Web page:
Far-right parties in Italy and Austria fight for influence in tiny Alpine region

About half a million voters in Trentino-South Tyrol, Italy’s northernmost region, head to the polls Sunday to elect a new regional parliament, and two local authorities.

The elections in the autonomous Alpine region will be a significant test for the European Union’s (EU) ideals of integration.

The challenge is twofold. One, there’s the advance of anti-immigrant, anti-EU populists in government in Rome. Two, there’s an offer from Austria’s right and far-right coalition government — to give South Tyrol’s majority German-speaking citizens Austrian passports.

One of the region’s best-known personalities is Reinhold Messner, the first man to climb Mount Everest alone in 1980.

He thinks the idea that Austria would give passports to the province’s German and Ladin speakers is “ridiculous.”

“Most people don’t care. It is a cheap thing to divide people, for no other reason than do to just that,” he told CNN over the telephone.

The region is made up of two provinces: Trentino and Alto Adige/Südtirol, or South Tyrol, as it is usually known in English.

The regional parliament has been controlled for decades by a center-left coalition of regional nationalists, Christian Democrats and socialists.

Traditionally a poor rural area, today it is among the wealthiest and most developed in both Italy and across Europe.

Now, Italy’s xenophobic League party, a minor partner in the national government, is threatening to upset the cart in this agricultural area famous for its apples and wine.

South Tyrol was part of the Austro-Hungarian empire, then became part of Italy in 1926. It was occupied by Nazi Germany, then enjoyed a long period of self-rule.

But across just a mountain or two, Austria’s ruling coalition surprised everyone and upset Rome following last year’s elections when it offered Austrian citizenship to South Tyroleans, but only those who speak German, or the native Liden dialect. The government in Vienna includes the far-right Freedom Party.

This riled politicians in Rome. Last month Italian Foreign Minister Enzo Moavero Milanesi canceled a meeting with his Austrian counterpart over the issue.

“After the war it was the poorest place in Italy, now we are the richest because we work hard, we stick to the rules and we care about our autonomy,” said Messner.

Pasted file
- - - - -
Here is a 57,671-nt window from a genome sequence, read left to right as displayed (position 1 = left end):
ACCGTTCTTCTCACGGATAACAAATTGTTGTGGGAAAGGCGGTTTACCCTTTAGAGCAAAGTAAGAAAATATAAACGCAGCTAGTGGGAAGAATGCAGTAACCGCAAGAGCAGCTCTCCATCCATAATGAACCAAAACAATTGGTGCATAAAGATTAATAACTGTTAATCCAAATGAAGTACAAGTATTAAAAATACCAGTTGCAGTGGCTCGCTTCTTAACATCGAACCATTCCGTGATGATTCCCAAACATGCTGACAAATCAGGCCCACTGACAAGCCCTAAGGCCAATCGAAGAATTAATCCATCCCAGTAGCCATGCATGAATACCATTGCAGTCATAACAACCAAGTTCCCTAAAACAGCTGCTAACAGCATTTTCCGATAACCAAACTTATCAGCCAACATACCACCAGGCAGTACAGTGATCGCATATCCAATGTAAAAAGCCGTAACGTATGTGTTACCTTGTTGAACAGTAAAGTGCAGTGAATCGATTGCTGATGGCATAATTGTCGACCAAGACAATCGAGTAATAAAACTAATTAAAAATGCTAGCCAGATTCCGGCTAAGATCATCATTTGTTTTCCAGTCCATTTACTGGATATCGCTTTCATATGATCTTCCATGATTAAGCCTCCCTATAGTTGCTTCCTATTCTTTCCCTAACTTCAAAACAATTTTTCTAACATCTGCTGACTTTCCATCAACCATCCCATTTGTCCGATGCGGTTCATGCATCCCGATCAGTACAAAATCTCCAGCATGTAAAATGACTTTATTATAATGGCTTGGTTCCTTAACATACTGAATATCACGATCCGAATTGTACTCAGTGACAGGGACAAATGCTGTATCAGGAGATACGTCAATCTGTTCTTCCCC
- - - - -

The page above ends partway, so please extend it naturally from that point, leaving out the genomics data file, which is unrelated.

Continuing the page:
“I really hope no one from Rome, Berlin or Vienna is coming to disturb our peace,” he added.

Perhaps a bigger issue is concern over immigration. The region, which includes the cities of Bolzano and Trentino, is a popular destination for migrants and refugees, as well as a stop-off for those seeking to enter Austria and Germany.

Over the past couple of weeks Italy’s hard-right Interior Minister Matteo Salvini has been canvassing there, including on Friday when campaigning ended.

“You can’t give away passports without our consent,” he said recently. “A dual passport is out of the question.”

It seems the Alpine mountain range is coming between the love affair of the League in Italy with the far-right Freedom Party in Austria.

Related: Austrian elections should terrify Europeans

With the rise of Italian fascism under dictator Benito Mussolini before World War II, a process of “Italianization” took place with positive polices put in place to encourage Italians from elsewhere to move to the region.

After the war, many of the native German speakers supported reunification with Austria — and some even went as far as to commit acts of terrorism with a series of bomb attacks.

Although the Austrian government has failed to yet come up with a concrete scheme, the fear is old wounds could be reopened.

Nicole Windegger, 26 has a German mother-tongue father and an Italian-speaking mother.

“My father would get an Austrian passport, and I would, but not my mother,” she told CNN. “I would prefer to keep things as they are.”

The ideal of full independence is inscribed in the statutes of the ruling South Tyrolean People’s Party, but its leading candidate, Arno Kompatscher, told AFP that most people are happy with the status quo.

“According to polls by all parties, the top campaign issue is immigration. Dual citizenship comes very low down,” he said.

Sven Knoll, a candidate for the more stridently pro-independence Sued-Tiroler Freiheit (South Tyrolean Freedom) party, told the news agency, “there is already a political majority for dual citizenship, across party lines.”

An advance by Salvini in the South Tyrol could also cause alarm in Rome, according to the Italian IlSole24 newspaper, where the populist Five Star Movement of the deputy prime minister Luigi Di Maio is being squeezed by the League leader.